I’ll Take the Rain

I’ll Take the Rain by J.M. Snyder
My boyfriend and I go to the same college, and one of the things I enjoy most is sharing a room with him. Sharing a bed. I hoped living together would improve our relationship, which has grown rocky as of late.

But he's the jealous type, and I always seem to say or do the wrong thing at the wrong time. I don't mean to provoke him; sometimes I just don't think how my actions might hurt him.

Unfortunately, our roommate only sees us when we're at our worst, so she thinks things are bad between us. When he's angry enough at me to kick me out of bed and I have to sleep on the couch. When he snaps at me for flirting with her, even though he knows I don't mean anything by it. She never sees how wonderful he is to me sometimes, or how perfect we can be together when we're alone.

I hope her misplaced concern won't come between us. Or maybe it'll be my own stupidity that tears us apart.



The two of us alone, finally, after a long day and an even longer night, but so far, he’s ignoring me. Where I sit on the bed we share, I nurse a peanut butter and jelly sandwich, practically choking it down, glancing over after every bite to see if he’s looking at me yet.

He isn’t.

He isn’t talking, either. He seems so far away, so distant, lost in his own thoughts. Talk to me, I want to say, but he doesn’t. Anything for his words, his touch. Please?

After a long moment, I clear my throat and hold out the sandwich like a peace offering. “Do you want a bite?”

He shakes his head without looking up from the book in front of him. No words. What did I say to bring on this silent treatment? What did I do?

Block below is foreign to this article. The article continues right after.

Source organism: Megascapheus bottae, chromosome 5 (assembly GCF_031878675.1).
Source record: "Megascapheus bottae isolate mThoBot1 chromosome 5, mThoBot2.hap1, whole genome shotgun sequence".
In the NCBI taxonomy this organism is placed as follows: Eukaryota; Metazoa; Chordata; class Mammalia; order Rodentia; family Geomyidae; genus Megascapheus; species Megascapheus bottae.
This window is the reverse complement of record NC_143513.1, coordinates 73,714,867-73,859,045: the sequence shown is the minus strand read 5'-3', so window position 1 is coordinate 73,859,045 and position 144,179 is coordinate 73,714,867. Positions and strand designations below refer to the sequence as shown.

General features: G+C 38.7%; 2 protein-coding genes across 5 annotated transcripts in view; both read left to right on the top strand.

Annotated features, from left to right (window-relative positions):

I don’t know. Hell, it doesn’t take much anymore, does it? And he won’t tell me, not until he’s ready. If I’m lucky, he’ll say something when we go to bed, and maybe I won’t have to sleep alone on the couch downstairs. If he tells me why he’s mad, maybe I can apologize and sleep with him tonight. If he gives me the chance.

Minutes stretch like taffy between us. I force down the last bite of my sandwich, holding onto the dim hope he’ll want it instead of me, but he doesn’t. I finish my glass of water and think about brushing my teeth. Peanut butter isn’t all that great a chaser for champagne. My mouth tastes sour and it’s getting late.

As if he realizes the time, he pushes his chair back from his desk and stretches. I watch him openly, waiting for his gaze to turn my way, but it doesn’t. He stands, pushes in the chair, and heads for the door.

I catch his hand before he can make it past the bed. “Wait.”

He shrugs me off. “Was it worth it?” he asks, his deep voice quiet. He always speaks so quietly when it’s just us.

I’m not sure what he means. “Come here,” I say, reaching out to hold him.

He pulls away. “Tonight. The girls.”

There it is. He’s mad at that. “Seriously? You know I’m not interested in them.”

He pulls off his T-shirt and balls it into a fist before tossing it aside. I start to reach for the bare expanse of his back, but I stop myself before my fingers touch him. I know better. I don’t want him to move away from me -- I don’t need that rejection, so blatant, so stinging.

“You had to shake up the bottles, didn’t you?” he asks as he unzips his jeans. “Had to get her tits wet, didn’t you?”

It isn’t just the girls, I know. It’s sneaking the booze on campus in the first place, and taking all the credit for the party, and hobnobbing with the chicks, and rubbing up against them, and ... who knows? Maybe I looked at someone a little funny. Maybe he thought I flirted with someone -- male, female, it doesn’t matter who. The point is I invited him to come along and in the end didn’t really spend time with him. Instead, I had to be the life of the party.

He kicks off his shoes and shucks down his pants, his back still to me. I feel a tiny, ignoble pout begin to tug at my mouth as I watch him undress. It’s like I’m not even here with him. As if I don’t exist.